There is a familiar tale, how all great companies start. They identify a segment of the market in which the current big players are not serving well, and then they rise up to meet this need.
Those in strategy call this disruptive innovation. Disruptive innovation, a term coined by the Harvard Business School Professor Clayton Christensen, in his book, The Innovators Dilemma, is what is happening in Kenya's financial sector today.
First, it was the launch of two micro banks, Equity and Family bank, which took the war to the big banks. While the established banks were closing branches in rural areas, these two banks reversed the strategy, and instead, opened branches right in the very areas where the big banks were closing.
By targeting the neglected customers, these two banks have grown so much that they have joined the elite club of banks in Kenya.
The second major disruption was the launch of M-Pesa. Despite initial resistance from banks, it is now the most widely talked about mobile money transfer platform in the world, and a business school case study in many business schools around the world.
The third and final wave of the assault on banks could be the launch of M-shwari. Reports indicate that on the day that M-shwari was launched, it netted in 70,000 subscribers.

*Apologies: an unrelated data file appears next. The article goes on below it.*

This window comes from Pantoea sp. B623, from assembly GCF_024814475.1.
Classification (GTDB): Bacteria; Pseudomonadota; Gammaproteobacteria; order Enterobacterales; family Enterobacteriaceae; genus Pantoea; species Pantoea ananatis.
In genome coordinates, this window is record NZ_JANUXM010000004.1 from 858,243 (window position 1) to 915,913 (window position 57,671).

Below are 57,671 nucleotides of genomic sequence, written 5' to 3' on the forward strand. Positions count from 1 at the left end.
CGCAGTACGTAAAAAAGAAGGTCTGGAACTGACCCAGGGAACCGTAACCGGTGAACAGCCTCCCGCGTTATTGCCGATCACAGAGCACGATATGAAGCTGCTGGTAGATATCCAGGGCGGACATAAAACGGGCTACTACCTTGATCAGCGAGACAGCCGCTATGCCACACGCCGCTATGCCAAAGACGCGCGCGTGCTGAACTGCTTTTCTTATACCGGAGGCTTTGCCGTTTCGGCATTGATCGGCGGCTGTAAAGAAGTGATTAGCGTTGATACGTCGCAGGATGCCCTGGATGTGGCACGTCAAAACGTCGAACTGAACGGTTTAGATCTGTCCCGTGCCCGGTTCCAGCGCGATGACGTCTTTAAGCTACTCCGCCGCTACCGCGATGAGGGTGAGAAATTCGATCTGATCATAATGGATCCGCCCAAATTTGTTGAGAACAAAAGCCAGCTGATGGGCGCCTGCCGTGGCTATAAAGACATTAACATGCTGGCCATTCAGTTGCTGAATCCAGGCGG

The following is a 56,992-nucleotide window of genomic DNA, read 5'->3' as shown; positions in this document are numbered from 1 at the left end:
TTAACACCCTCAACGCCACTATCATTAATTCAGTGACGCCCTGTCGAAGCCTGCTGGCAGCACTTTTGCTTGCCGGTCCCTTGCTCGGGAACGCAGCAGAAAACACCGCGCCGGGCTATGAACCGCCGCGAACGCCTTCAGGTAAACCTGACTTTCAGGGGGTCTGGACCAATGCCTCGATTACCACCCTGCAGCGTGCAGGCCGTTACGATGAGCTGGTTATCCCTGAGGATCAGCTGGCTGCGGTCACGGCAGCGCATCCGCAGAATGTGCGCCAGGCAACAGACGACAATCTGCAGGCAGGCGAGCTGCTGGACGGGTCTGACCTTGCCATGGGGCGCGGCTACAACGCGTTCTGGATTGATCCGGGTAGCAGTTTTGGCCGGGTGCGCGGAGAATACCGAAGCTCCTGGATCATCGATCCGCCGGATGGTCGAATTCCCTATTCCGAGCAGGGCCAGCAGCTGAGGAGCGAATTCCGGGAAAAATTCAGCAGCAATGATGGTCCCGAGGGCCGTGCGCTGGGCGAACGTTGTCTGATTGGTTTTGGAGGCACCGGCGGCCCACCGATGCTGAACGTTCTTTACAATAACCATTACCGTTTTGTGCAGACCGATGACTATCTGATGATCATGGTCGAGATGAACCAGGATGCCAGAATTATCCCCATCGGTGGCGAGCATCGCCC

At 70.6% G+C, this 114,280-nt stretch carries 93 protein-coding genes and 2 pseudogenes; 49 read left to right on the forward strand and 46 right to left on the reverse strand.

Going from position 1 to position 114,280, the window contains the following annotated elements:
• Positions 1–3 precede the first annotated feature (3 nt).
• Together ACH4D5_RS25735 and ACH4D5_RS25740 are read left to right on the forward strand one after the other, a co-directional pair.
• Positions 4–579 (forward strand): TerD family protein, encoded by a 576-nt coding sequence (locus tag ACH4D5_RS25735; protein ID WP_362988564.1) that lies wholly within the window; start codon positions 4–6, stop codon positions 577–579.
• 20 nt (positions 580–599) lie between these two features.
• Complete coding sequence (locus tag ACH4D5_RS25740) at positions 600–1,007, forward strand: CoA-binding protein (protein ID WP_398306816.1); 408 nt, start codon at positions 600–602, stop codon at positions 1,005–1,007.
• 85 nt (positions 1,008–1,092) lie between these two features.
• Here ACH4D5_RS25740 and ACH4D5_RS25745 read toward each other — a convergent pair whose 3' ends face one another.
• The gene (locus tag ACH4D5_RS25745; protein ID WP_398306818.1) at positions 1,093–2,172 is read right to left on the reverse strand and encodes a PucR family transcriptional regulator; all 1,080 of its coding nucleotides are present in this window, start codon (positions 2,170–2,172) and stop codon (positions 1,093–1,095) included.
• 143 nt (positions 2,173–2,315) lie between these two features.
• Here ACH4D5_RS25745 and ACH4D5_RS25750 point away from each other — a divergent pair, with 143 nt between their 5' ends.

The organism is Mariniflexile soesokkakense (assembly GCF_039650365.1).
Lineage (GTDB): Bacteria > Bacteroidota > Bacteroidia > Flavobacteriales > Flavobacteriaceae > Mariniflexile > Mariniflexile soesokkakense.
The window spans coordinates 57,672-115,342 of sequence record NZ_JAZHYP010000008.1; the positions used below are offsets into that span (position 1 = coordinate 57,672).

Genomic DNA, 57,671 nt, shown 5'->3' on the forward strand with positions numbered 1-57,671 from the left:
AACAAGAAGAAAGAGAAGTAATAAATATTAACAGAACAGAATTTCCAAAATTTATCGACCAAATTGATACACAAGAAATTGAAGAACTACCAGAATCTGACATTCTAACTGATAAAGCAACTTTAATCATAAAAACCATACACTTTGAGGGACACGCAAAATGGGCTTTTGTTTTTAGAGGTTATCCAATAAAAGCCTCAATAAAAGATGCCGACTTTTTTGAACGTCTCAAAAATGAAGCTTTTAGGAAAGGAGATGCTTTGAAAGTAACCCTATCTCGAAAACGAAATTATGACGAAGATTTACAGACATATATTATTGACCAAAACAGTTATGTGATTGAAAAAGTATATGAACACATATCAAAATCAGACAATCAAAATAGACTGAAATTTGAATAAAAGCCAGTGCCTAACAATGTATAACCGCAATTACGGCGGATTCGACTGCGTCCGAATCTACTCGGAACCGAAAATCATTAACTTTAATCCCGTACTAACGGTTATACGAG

Banks and the whole financial industry must be unsettled. Saccos, which have ordinarily been the avenue through which unbanked Kenyans save and get loans, will be affected big time, as will be the estate shylocks, who pry on Kenyans to charge interest rates as high as 50 percent per week.
It isn't going to be a walk in the park for M-shwari. BThe high loan interest rates, the possibility of a high default rate, and the ongoing legal challenge from Faulu Kenya over the copyrights to the idea of M-shwari are just some of the challenges.
When 'okoa jahazi'- an airtime credit scheme - was launched, initially, users would use a Sim card and then throw it away, so, the default rules must be pretty clear.
However, if the M-shwari product managers at Safaricom and the Commercial Bank of Africa- CBA- get their act right, they could open a whole new blue ocean.